Economic uncertainties are undermining hiring decisions among British employers, the latest JobsOutlook survey from the Recruitment and Employment Confederation (REC) suggests.
Just over a third of employers (34%) reported being “unsure” about their short-term hiring plans in the next three months for flexible staff, while almost the same number (32%) are unsure about their longer-term plans in the coming year for this category of worker. The number of employers responding “don’t know” for permanent hires in the medium term (four to 12 months) has almost halved year-on-year, tumbling from 18% in February 2017 to 10% now.
This month’s survey, which like its forerunners polled 600 employers of all sizes across the UK in both the private and the public sector, found that over a third of decision-makers (35%) believe that economic conditions in Britain are deteriorating. Only a fifth (21%) believed they are getting better. The study also found that overall confidence in hiring and investment decisions has dropped to its lowest level since the EU referendum, with a net balance of just eight.
Other findings include:
- Economic uncertainty is affecting larger employers (i.e., those with over 250 employees) most adversely, with nearly half (47%) giving a reply of “unsure” to the question of whether they will expand or shrink their total of temporary or contracting workers over the coming three months. This has climbed from the 40% giving this response last month and is substantially greater than the mere 18% recorded this time last year.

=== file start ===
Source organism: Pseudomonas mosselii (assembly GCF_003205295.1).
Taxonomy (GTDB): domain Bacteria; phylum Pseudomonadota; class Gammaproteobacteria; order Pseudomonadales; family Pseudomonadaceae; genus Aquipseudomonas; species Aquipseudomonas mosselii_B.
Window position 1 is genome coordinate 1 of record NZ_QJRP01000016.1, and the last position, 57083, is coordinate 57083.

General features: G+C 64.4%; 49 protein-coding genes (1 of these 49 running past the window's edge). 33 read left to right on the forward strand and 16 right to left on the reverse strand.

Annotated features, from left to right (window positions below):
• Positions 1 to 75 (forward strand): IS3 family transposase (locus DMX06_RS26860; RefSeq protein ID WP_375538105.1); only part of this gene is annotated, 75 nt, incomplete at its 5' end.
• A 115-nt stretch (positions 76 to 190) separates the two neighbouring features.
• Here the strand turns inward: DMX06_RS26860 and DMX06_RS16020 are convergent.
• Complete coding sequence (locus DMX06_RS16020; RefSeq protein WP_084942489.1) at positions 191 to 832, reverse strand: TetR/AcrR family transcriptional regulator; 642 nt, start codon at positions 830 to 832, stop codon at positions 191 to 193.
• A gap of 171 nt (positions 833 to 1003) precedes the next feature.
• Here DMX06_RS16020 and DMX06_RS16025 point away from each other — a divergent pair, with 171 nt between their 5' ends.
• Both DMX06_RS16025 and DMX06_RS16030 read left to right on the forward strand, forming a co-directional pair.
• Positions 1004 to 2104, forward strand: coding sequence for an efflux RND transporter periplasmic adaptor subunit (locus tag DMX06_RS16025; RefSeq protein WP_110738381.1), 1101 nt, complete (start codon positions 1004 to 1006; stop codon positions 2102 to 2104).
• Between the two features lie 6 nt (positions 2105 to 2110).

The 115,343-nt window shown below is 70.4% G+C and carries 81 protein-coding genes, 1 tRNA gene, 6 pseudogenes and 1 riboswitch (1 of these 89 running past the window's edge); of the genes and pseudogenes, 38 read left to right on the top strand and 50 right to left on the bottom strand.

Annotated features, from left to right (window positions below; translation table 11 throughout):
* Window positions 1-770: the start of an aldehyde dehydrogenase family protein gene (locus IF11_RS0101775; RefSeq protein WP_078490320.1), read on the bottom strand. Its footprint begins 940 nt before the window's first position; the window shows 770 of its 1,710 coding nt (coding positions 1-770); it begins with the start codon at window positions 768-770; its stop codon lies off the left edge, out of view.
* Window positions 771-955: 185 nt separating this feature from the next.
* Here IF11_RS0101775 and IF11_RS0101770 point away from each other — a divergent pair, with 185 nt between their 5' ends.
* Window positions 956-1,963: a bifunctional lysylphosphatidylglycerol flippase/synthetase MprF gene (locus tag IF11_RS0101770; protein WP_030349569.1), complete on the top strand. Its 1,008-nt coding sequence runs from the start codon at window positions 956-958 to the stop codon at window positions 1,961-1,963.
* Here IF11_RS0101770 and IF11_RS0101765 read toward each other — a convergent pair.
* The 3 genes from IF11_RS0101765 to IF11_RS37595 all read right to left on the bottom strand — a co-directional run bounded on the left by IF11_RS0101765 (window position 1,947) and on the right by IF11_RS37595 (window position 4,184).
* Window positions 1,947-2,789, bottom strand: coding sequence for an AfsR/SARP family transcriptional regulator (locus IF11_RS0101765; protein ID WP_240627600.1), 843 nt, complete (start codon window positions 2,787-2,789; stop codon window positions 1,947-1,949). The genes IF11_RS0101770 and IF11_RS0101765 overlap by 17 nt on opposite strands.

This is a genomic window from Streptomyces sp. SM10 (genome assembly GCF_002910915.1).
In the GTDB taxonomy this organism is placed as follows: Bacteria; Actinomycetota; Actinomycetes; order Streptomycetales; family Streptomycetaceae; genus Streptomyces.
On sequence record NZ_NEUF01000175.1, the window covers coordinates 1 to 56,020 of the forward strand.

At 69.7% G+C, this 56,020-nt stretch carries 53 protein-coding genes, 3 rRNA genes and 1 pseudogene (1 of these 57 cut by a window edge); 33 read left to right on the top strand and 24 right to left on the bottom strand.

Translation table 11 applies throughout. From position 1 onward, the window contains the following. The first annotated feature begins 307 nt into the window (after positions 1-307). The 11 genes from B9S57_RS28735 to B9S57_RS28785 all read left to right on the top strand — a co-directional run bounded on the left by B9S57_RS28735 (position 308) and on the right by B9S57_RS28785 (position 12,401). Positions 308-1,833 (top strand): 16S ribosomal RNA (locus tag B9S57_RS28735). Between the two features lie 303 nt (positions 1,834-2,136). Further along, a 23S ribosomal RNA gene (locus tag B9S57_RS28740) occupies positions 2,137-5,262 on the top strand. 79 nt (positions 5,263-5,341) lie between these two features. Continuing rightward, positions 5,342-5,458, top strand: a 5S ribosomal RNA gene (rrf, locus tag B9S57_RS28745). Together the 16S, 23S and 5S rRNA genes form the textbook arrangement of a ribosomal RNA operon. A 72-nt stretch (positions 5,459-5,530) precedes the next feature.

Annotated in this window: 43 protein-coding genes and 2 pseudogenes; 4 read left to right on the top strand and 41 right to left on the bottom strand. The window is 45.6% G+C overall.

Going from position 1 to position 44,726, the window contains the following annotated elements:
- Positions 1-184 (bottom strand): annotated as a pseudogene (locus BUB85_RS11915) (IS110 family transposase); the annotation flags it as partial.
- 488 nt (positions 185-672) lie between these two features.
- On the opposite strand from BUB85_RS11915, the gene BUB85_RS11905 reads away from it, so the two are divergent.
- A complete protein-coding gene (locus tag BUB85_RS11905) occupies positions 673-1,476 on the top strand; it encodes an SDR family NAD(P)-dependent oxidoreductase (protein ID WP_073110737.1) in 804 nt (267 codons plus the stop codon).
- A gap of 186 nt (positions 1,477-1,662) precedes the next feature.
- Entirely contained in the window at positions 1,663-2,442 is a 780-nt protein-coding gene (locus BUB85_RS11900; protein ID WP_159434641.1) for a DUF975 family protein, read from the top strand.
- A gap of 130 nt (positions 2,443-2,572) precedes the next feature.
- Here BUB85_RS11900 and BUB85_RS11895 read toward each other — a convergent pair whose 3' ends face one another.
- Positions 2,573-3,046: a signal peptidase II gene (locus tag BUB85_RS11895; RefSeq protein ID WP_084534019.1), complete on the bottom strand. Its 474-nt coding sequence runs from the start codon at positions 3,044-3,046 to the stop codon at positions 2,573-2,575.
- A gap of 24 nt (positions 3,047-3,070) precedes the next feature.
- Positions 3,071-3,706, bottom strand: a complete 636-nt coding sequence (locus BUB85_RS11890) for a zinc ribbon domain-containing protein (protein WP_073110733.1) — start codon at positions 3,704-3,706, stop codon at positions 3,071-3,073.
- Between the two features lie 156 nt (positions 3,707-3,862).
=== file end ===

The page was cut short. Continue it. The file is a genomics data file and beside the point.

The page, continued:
- Just 18% of decision-makers intend to grow their permanent headcounts over the next four to 12 months, a fall of five percentage points on the 23% total recorded in February last year.
- The proportion of hirers planning to expand their temp/contracting workforce in the medium term has plunged from the 17% recorded at this time last year to 11% now.
Noting that employment had been on the increase over the last year, REC CEO Kevin Green pointed to an emerging hesitancy among British businesses, which he said may suggest that current political and economic uncertainties had adversely affected employer confidence. He added:
“Instead of thinking ahead, businesses are likely to make more ad-hoc decisions about recruitment. The shrinking number of candidates doesn’t help with this as employers continue to struggle with labour and skills shortages.
“We’ve now got a year left before Brexit happens and we still don’t know what this means for employers or EU staff in the country. Businesses need clarity in order to feel confident about the UK’s economic conditions. The government needs to get rid of this huge question mark and instead ensure that businesses and our successful labour market are supported.”